How did a WWII campaign endure to inspire today?

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A newspaper column about her turned into a 1942 popular song, and other women later sat for a Norman Rockwell portrait (above, paired with the Michelangelo image he modeled it after) and for the Rosie posters, which have rebounded in America’s consciousness the past four decades.



Like many women of impact on history, the original Rosie the Riveter was more than a two-dimensional character. Heiress of one fortune, married into another, Walter spent the later part of her life on another patriotic effort: bankrolling public TV documentaries and shows that round out the education of fellow citizens.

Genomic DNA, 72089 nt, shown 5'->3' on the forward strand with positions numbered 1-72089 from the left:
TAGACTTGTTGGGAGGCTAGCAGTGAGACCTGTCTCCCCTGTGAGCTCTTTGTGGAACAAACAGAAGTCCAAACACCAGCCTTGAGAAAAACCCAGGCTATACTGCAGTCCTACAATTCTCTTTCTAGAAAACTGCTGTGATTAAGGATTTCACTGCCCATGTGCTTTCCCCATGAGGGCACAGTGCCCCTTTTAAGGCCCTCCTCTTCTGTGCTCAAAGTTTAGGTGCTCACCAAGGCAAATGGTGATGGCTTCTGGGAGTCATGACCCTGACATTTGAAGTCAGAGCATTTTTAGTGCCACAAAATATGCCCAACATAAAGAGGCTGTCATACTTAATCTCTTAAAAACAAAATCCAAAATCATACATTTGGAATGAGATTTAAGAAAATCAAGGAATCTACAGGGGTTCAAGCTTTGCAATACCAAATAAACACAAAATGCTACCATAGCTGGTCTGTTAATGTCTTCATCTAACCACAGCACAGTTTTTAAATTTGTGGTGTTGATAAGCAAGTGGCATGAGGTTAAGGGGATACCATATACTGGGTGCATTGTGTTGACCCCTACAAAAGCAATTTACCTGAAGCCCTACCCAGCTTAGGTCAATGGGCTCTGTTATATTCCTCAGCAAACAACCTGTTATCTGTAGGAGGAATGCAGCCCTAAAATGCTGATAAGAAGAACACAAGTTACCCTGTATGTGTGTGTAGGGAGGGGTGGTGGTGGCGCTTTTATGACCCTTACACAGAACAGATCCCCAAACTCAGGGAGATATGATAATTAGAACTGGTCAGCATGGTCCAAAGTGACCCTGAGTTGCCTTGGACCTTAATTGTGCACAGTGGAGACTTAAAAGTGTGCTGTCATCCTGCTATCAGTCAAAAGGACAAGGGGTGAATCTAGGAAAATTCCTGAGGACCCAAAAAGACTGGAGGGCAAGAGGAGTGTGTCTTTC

And of that nickname bestowed upon her by that newspaper columnist and the musicians who made her

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